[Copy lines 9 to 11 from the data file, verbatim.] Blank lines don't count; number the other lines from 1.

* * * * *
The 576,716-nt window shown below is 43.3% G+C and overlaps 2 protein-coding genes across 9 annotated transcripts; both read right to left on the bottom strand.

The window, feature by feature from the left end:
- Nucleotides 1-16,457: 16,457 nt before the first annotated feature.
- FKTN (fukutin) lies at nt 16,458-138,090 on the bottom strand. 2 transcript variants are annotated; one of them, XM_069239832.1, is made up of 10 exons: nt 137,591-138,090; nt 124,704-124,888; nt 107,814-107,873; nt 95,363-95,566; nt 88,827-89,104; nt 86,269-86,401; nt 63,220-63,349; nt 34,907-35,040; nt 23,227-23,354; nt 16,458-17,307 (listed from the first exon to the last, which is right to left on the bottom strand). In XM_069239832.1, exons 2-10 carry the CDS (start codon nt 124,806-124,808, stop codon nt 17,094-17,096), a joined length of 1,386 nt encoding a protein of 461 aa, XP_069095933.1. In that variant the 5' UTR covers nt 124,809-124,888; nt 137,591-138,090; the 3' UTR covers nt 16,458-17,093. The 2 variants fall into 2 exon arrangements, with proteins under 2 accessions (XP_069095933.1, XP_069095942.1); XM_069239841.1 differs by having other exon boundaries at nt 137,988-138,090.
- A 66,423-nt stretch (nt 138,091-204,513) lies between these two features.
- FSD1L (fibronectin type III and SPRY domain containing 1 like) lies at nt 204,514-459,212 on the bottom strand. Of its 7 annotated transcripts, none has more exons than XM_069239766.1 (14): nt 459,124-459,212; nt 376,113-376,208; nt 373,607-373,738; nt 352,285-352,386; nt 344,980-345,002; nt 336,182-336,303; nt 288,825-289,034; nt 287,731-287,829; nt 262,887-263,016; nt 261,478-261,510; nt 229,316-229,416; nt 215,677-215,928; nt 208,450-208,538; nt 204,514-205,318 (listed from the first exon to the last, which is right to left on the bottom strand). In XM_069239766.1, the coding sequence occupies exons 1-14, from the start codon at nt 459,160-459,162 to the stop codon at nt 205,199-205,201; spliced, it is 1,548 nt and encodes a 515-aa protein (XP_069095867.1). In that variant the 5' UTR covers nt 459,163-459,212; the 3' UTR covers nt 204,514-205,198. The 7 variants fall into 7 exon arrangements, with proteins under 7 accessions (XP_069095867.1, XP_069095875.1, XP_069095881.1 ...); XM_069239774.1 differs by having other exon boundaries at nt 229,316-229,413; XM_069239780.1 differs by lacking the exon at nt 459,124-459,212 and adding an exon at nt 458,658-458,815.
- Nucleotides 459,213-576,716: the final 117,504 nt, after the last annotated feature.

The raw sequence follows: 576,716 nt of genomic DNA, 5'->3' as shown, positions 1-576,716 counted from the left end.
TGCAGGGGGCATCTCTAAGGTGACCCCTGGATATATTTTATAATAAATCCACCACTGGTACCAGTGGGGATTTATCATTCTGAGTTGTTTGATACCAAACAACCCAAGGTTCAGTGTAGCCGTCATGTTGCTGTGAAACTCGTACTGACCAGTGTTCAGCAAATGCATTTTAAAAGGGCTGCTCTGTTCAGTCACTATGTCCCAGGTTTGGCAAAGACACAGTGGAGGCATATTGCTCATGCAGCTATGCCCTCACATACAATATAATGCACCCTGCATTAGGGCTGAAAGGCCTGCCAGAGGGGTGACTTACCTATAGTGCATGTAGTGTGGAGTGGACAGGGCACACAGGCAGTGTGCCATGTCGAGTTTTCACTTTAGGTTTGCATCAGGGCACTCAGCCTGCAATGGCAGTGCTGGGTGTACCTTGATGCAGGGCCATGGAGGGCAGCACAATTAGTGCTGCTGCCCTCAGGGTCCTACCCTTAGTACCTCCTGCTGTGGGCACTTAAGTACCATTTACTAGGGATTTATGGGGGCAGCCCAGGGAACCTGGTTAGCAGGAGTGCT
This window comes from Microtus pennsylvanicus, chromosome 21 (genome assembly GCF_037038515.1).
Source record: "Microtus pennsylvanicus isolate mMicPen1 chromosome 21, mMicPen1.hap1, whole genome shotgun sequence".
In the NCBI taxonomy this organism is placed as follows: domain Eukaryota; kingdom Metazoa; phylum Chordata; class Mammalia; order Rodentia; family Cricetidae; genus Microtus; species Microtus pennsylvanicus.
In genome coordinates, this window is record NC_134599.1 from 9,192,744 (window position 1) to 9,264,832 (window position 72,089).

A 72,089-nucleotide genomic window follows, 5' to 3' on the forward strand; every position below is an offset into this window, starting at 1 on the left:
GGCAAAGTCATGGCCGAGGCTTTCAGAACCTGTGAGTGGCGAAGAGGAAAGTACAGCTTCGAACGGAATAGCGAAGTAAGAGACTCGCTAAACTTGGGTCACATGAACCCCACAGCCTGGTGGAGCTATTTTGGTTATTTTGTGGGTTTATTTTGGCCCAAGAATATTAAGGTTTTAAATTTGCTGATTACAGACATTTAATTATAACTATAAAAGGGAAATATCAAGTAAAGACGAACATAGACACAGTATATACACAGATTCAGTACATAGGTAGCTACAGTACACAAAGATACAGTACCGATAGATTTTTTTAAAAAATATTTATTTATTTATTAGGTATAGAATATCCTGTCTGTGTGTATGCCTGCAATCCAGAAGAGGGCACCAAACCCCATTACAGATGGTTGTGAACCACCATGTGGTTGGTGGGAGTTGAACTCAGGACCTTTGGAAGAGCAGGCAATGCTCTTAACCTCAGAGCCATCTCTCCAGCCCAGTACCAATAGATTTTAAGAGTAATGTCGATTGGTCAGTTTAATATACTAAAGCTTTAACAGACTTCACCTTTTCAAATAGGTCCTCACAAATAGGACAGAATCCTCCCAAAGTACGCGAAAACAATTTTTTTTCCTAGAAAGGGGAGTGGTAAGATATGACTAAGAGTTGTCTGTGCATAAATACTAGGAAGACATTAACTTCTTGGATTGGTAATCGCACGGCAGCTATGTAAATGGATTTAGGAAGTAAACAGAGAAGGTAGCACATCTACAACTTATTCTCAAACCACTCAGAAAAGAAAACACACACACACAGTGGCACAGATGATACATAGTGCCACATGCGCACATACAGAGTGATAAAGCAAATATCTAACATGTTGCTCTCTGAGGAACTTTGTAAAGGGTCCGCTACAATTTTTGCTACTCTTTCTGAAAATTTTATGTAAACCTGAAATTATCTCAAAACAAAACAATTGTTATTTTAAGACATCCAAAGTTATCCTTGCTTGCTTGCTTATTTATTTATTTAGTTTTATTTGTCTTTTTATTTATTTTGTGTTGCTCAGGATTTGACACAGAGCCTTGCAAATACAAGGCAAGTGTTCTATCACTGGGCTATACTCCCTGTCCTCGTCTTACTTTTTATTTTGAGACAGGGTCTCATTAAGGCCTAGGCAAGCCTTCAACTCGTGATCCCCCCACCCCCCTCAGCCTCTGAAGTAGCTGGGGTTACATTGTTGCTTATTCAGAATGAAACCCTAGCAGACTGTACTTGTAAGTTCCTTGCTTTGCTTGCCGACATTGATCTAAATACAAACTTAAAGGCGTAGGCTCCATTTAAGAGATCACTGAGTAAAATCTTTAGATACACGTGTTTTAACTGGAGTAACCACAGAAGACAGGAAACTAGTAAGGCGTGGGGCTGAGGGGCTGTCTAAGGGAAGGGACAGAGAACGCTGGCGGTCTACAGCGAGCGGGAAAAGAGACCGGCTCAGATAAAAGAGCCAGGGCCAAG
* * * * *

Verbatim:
TGCAGGGGGCATCTCTAAGGTGACCCCTGGATATATTTTATAATAAATCCACCACTGGTACCAGTGGGGATTTATCATTCTGAGTTGTTTGATACCAAACAACCCAAGGTTCAGTGTAGCCGTCATGTTGCTGTGAAACTCGTACTGACCAGTGTTCAGCAAATGCATTTTAAAAGGGCTGCTCTGTTCAGTCACTATGTCCCAGGTTTGGCAAAGACACAGTGGAGGCATATTGCTCATGCAGCTATGCCCTCACATACAATATAATGCACCCTGCATTAGGGCTGAAAGGCCTGCCAGAGGGGTGACTTACCTATAGTGCATGTAGTGTGGAGTGGACAGGGCACACAGGCAGTGTGCCATGTCGAGTTTTCACTTTAGGTTTGCATCAGGGCACTCAGCCTGCAATGGCAGTGCTGGGTGTACCTTGATGCAGGGCCATGGAGGGCAGCACAATTAGTGCTGCTGCCCTCAGGGTCCTACCCTTAGTACCTCCTGCTGTGGGCACTTAAGTACCATTTACTAGGGATTTATGGGGGCAGCCCAGGGAACCTGGTTAGCAGGAGTGCT
This window comes from Microtus pennsylvanicus, chromosome 21 (genome assembly GCF_037038515.1).
Source record: "Microtus pennsylvanicus isolate mMicPen1 chromosome 21, mMicPen1.hap1, whole genome shotgun sequence".